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Molecular Imaging Homepage

Louisiana getting $14 million Center for Molecular Imaging and Therapy Increasing research opportunities, collaboration and radiopharmaceuticals

DOE transfers land to Coquí Pharma for isotope production facility Will be used primarily to produce Mo-99

Amyloid PET scans help with Alzheimer's clinical management New insights from the 11,000 patient IDEAS study

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DOE to cut Moly-99 deals with four US firms Could be as much as $15 million per company, with partners matching awarded amounts

Women's brains appear three years younger than men's at the same age: PET study A machine-learning algorithm assisted with the analysis

Dennis Durmis MITA names chair of board of directors

An experimental form of PET
imaging has uncovered elevated
amounts of abnormal tau protein in
live subjects with symptoms
of CTE

PET uncovers abnormal tau deposits associated with CTE in live subjects

by John R. Fischer , Staff Reporter
An experimental form of PET imaging may potentially enable the diagnosis of chronic traumatic encephalopathy in live subjects at some point in the future, according to a new study.

Researchers from Boston and Arizona performed flortaucipir PET scans on a number of living former National Football League players, finding elevated amounts of abnormal tau protein in their brains, in regions affected by CTE.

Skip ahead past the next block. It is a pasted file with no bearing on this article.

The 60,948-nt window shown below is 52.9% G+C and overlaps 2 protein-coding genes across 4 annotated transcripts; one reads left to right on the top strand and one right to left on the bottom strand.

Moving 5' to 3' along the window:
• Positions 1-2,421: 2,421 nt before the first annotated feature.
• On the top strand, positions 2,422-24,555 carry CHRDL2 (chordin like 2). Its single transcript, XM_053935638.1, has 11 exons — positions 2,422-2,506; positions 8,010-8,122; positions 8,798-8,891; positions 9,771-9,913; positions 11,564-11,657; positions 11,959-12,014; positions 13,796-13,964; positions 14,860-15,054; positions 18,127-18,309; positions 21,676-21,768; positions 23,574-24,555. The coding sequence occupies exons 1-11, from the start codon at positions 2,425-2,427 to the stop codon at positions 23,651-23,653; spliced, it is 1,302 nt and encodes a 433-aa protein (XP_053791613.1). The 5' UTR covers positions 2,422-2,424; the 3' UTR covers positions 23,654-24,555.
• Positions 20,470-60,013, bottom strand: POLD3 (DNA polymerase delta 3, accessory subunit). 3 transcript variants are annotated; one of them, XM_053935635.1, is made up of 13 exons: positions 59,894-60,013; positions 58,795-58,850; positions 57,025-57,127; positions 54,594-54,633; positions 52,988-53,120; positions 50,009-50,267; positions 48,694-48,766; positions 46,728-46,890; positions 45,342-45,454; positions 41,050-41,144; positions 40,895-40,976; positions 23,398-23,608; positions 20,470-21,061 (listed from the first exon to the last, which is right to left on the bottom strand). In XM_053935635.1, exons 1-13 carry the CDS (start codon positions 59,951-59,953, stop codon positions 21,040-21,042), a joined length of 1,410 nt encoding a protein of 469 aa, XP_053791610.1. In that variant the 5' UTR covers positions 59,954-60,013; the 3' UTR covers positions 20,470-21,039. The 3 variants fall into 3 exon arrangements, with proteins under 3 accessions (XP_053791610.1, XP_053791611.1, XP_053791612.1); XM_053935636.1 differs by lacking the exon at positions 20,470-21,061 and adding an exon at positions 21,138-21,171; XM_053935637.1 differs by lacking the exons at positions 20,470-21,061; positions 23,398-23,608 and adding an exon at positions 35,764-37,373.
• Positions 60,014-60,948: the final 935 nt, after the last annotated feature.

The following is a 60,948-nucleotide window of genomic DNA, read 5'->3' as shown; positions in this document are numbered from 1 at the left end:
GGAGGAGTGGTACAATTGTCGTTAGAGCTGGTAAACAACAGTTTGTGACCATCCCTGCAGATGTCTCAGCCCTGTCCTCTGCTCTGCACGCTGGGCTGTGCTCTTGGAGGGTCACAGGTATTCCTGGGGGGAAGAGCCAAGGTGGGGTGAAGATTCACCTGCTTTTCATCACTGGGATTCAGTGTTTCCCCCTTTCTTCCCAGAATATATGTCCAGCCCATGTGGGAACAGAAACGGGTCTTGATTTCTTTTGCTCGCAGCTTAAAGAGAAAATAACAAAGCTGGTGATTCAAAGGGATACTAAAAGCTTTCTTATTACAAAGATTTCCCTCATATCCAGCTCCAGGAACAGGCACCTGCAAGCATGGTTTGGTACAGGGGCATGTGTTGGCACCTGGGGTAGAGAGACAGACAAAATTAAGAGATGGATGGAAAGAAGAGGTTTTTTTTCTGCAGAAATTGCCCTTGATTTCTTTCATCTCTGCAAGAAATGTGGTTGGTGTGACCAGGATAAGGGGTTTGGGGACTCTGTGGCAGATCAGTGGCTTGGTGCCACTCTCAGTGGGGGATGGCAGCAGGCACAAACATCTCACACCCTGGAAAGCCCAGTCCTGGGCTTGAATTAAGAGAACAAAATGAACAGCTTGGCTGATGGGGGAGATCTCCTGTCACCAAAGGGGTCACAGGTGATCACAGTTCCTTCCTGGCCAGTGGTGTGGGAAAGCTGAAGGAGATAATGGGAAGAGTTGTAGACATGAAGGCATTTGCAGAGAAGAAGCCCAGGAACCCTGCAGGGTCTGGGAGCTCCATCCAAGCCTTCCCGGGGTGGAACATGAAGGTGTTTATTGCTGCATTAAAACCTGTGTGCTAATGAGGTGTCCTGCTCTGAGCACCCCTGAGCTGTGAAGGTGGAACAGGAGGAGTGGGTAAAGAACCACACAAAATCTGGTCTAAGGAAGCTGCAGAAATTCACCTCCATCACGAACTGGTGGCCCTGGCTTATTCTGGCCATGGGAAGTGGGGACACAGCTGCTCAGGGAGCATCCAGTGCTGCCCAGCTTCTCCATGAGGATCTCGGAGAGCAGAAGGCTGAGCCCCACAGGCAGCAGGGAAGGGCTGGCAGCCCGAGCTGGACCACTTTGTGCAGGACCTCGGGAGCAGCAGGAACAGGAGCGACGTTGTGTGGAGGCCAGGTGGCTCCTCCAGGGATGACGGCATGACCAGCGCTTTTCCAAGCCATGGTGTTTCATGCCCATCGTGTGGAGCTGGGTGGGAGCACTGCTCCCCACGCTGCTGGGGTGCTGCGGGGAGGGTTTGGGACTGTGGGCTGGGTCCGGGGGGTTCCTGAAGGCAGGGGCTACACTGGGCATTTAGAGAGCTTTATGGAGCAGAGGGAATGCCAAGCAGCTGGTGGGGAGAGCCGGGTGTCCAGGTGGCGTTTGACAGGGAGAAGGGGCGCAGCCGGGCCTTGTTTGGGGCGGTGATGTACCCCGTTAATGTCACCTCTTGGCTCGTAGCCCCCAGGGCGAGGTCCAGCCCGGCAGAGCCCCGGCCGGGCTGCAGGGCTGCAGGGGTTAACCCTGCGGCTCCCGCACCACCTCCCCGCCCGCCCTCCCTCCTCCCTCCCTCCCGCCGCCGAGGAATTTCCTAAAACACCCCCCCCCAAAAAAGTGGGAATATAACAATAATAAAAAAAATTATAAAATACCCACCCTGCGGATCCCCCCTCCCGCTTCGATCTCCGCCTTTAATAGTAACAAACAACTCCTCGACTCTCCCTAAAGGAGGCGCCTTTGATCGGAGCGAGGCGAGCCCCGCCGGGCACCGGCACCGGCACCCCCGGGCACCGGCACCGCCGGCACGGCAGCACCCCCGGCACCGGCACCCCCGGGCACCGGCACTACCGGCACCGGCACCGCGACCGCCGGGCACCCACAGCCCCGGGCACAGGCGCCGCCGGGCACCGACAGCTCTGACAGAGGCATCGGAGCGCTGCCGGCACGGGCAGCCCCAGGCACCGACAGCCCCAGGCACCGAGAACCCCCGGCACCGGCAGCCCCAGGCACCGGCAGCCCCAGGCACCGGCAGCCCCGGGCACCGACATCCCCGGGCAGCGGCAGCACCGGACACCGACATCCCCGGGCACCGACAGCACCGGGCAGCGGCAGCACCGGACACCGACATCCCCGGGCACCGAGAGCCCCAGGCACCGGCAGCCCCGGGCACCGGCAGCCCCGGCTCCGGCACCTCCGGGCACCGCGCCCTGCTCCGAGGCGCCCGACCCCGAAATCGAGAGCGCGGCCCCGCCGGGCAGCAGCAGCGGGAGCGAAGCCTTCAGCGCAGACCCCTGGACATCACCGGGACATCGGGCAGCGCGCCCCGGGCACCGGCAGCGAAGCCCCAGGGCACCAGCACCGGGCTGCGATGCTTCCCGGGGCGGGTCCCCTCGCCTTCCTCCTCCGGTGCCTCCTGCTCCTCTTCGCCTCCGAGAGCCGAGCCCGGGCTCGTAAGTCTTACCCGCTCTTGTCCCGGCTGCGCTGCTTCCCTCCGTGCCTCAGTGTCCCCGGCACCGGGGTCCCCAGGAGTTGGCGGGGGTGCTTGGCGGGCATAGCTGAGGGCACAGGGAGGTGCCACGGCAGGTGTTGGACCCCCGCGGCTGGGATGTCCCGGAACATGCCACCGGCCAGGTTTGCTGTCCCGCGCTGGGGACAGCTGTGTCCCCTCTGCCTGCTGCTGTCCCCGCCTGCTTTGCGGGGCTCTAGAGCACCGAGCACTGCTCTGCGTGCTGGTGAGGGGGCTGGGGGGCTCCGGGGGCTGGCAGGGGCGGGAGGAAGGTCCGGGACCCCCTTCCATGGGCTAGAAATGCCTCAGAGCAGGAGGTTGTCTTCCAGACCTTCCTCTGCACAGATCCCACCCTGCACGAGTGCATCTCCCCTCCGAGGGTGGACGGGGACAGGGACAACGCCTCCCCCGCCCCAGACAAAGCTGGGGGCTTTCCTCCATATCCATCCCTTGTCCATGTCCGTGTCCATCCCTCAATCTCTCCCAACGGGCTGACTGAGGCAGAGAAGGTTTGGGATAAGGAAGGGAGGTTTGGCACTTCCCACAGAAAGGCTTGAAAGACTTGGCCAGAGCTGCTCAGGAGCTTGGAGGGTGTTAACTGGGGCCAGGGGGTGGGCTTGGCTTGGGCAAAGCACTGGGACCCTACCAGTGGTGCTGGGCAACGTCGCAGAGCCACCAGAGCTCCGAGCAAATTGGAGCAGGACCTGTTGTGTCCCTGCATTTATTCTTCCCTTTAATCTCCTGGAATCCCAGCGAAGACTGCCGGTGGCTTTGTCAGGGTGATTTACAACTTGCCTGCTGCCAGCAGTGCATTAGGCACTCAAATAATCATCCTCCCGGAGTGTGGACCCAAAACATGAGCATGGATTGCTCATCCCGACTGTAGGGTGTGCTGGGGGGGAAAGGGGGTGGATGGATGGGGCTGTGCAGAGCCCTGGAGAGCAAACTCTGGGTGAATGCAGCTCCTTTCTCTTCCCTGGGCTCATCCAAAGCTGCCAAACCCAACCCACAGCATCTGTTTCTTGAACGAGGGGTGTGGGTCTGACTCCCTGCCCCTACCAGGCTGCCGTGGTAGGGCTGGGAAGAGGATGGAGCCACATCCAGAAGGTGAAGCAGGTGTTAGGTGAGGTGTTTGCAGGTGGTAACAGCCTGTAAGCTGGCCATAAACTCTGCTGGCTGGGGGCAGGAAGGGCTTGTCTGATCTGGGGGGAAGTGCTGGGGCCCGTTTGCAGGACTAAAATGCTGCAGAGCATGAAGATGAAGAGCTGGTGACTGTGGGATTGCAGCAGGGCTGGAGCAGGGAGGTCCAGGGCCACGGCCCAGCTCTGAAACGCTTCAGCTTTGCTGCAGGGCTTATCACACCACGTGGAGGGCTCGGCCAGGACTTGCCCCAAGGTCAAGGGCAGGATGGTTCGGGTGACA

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"Currently if is not possible to assess abnormal tau accumulation in the brain during life. We must perform an autopsy of the brain and look for the abnormal tau," Charles H. Adler, professor of neurology at Mayo Clinic College of Medicine at the Mayo Clinic Arizona, told HCB News. "That is why developing the PET scan is so critical to the field."

A neurodegenerative disease, CTE is associated with a history of repetitive head impacts, including those that may or may not be associated with concussion symptoms experienced by American football players. Its diagnosis can only take place following the death of a person, through a neuropathological exam. The build-up of an abnormal form of tau protein in a specific pattern in the brain is the hallmark finding.

The researchers applied experimental flortaucipir PET scans to evaluate tau deposition in the brains of 26 living former NFL players between the ages of 40 and 69, who experienced cognitive, mood and behavior symptoms. They also assessed 31 men of the same ages without symptoms or histories of traumatic brain injuries.

Tau PET levels were found to be significantly higher among the players, compared to the control group, with the tau found in parts of the brain that have been confirmed in post-mortem cases to be areas impacted by neuropathologically diagnosed CTE.

The study authors also performed FDA-approved florbetapir PET scanning to assess amyloid plaque deposition, and found no difference between both groups, suggesting that symptoms experienced by athletes who have suffered repetitive head injuries in the past do not signal the onset of Alzheimer’s disease, another neurological condition characterized by the presence of tau and amyloid accumulation. Past diagnoses of CTE support this assessment, with the disease based, in part, on the pattern of tau deposition and a relative lack of Amyloid plaques.

"There is an interest in tau PET tracers with improved ability to detect the tau PET changes associated with not only AD, but with the tau pathology associated with certain other neurodegenerative diseases and with CTE," study co-author, Eric Reiman, executive director of Banner Alzheimer’s Institute, told HCB News.
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